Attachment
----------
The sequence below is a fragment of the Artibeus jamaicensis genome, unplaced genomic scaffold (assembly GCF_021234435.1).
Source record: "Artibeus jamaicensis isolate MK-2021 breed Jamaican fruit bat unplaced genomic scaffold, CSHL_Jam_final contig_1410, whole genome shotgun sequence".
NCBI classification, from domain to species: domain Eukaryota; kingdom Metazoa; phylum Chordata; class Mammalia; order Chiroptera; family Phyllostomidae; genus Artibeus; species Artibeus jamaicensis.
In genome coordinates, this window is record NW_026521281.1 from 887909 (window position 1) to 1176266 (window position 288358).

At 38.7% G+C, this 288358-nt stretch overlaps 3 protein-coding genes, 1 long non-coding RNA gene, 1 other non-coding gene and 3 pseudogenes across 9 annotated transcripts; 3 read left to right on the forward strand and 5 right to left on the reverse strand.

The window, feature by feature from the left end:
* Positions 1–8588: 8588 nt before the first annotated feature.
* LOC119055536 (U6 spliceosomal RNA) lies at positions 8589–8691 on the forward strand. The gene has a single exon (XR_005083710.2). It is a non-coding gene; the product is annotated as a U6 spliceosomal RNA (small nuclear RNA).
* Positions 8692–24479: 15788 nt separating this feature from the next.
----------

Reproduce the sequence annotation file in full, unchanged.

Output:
The sequence below is a fragment of the Artibeus jamaicensis genome, unplaced genomic scaffold (assembly GCF_021234435.1).
Source record: "Artibeus jamaicensis isolate MK-2021 breed Jamaican fruit bat unplaced genomic scaffold, CSHL_Jam_final contig_1410, whole genome shotgun sequence".
NCBI classification, from domain to species: domain Eukaryota; kingdom Metazoa; phylum Chordata; class Mammalia; order Chiroptera; family Phyllostomidae; genus Artibeus; species Artibeus jamaicensis.
In genome coordinates, this window is record NW_026521281.1 from 887909 (window position 1) to 1176266 (window position 288358).

At 38.7% G+C, this 288358-nt stretch overlaps 3 protein-coding genes, 1 long non-coding RNA gene, 1 other non-coding gene and 3 pseudogenes across 9 annotated transcripts; 3 read left to right on the forward strand and 5 right to left on the reverse strand.

The window, feature by feature from the left end:
* Positions 1–8588: 8588 nt before the first annotated feature.
* LOC119055536 (U6 spliceosomal RNA) lies at positions 8589–8691 on the forward strand. The gene has a single exon (XR_005083710.2). It is a non-coding gene; the product is annotated as a U6 spliceosomal RNA (small nuclear RNA).
* Positions 8692–24479: 15788 nt separating this feature from the next.